We live in a simple house. Our walls aren’t decorated with paintings – they’re not even painted, to tell the truth. We don’t have sculptures from local galleries all over our house, either, and we haven’t filled the house with a bunch of trendy furniture. We lived with basically the same cheap furniture we got when we got married nine years ago – until recently, when we finally got rid of the couches we realized long ago were a mistake and replaced them with my parents’ leather couches, and those were free. We just now finally bought a legitimate dining table after years with, frankly, a very ugly table we bought cheaply off of one of Alissa’s relatives. Our extravagances are simple – they are things well-thought out and probably overly considered, rarely anything “spur of the moment.” And I am usually behind their purchases – and they are typically things that make my life easier in some way: an Ipod, Iphone, Garmin GPS thingie.
For years I felt like maybe we were really out of touch, living hopelessly simplistic, grossly out of touch with today’s extravagant fashions. We have a relatively small house. It’s too small for our needs – when we moved in 8 years ago, we couldn’t imagine filling it up, and now we can’t find enough places to put things, and so stuff piles up here and there. We need a new house. We’ve got a baby on the way and, well, we’re not quite sure where she’s going to fit. It’ll work out – babies are small, and they don’t move much, luckily. But we will move as soon as it becomes feasible, that’s for sure.
Over the years, we have watched as people bought bigger and bigger houses, filling them with more and more ridiculous stuff that Alissa and I could not figure out uses for nor could we understand how they could afford it all. And then something happened. For-sale and foreclosure signs started popping up, people started moving, losing their homes, and it all made sense. Of course they could afford all that crap – they had deceptive loans that made them believe they somehow were living in mini-mansions for the price of a tiny apartment, so they spent and spent, and then their loan rates changed – something they all neglected to remember would happen after a few years – and suddenly they couldn’t afford it anymore. Any of it.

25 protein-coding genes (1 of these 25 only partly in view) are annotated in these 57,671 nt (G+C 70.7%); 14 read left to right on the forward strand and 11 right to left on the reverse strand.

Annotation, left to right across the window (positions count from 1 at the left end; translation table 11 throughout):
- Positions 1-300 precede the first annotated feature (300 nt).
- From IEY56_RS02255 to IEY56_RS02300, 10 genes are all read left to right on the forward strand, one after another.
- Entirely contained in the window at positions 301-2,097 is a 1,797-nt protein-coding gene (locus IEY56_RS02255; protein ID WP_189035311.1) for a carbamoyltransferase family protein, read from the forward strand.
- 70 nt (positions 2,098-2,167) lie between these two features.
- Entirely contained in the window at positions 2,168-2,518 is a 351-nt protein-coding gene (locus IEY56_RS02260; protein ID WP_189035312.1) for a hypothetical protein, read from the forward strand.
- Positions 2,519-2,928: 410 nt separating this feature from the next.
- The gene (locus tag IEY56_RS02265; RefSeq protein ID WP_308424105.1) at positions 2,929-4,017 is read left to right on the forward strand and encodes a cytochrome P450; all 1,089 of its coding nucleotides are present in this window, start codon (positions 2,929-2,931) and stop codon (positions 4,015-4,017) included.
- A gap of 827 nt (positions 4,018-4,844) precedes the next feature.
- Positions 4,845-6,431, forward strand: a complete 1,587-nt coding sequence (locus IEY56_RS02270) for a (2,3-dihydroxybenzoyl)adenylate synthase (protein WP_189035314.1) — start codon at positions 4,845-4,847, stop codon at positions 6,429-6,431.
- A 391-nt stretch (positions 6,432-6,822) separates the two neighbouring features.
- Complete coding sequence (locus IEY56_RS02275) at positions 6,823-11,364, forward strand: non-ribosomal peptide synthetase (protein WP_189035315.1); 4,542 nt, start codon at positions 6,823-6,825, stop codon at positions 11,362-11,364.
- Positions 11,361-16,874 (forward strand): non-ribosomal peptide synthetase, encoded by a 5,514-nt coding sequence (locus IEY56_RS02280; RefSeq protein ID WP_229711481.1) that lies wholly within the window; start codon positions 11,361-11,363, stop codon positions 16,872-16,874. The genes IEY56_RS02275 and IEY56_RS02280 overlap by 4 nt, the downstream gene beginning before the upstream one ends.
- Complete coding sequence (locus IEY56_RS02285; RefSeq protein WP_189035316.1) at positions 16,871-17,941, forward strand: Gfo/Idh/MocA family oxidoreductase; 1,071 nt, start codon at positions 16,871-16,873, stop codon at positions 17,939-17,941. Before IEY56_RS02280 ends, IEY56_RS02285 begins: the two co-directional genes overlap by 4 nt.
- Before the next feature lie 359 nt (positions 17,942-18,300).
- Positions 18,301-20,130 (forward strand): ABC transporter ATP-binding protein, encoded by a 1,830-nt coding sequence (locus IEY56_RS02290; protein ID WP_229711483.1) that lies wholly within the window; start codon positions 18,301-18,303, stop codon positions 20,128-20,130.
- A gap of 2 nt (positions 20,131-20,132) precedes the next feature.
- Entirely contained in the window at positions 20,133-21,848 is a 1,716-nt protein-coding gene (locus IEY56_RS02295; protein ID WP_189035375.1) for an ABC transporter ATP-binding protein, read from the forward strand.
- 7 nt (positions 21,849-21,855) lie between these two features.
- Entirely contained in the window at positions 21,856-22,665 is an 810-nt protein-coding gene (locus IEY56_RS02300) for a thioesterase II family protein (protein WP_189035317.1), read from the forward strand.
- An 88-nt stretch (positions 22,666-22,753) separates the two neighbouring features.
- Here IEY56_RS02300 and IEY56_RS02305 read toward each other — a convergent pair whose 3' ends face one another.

That’s where we are today. Lots and lots of people decided not to pay for all this stuff they bought on credit of some kind. You can blame the banks if you want. At the most basic, the banks are to blame because they’re the ones pushing the loans, but the greed of people is really to blame. If it wasn’t for all these self-absorbed, greedy, stupid people who failed to actually read the terms of their damned loans, we wouldn’t be nervously waiting to see what the government is going to do to bail us out of this impending financial doom. What infuriates me most is that the very same people who are shaking their fists and yelling that it’s not their responsibility to pay for these mistakes are the same people who caused them in the first place. It’s just another example of how they don’t want to take the blame for their own stupidity. More than ever, this proves that we desperately need to teach people general economics – not the classes we took in high school that showed us how the stock market works, but classes that show us how to handle our own money, teach us about loans, and how not to make the stupid moves these home buyers made.
We will have to pay for this. It doesn’t work any other way. The money has to come from somewhere. If it doesn’t, everything falls apart (and more) and then what? Taxpayers are complaining to their Congressmen/women that they don’t want to pay for this and, being a mere five weeks away from elections, they’re listening and responding by voting against the bailout bill. That’s not good. This is one of those rare times we need Congress to step up and do what’s right for the country despite what the people thinks is right for itself, and put aside worries about their jobs, as they’ve been saying they’re so concerned about. That’s what we vote for these people to do – make the right decision. They’re supposed to know more than we do about stuff like this and vote to make our country better. Most of the time, that means voting for what the people want. Sometimes it means risking it all and doing what they know is better for the country despite it going against the wishes of their constituents.
And when it comes time for me to vote in five weeks, I will probably make the most informed decision I have ever made. I decided that if Arizona’s Representatives and Senators continue to vote down the bailout, I will vote for whoever their opponents are. It is clear that these people are not working to shore up their country’s economy but to pad their own vote count, and I can’t support that. In this case, I will vote against candidates, rather than for.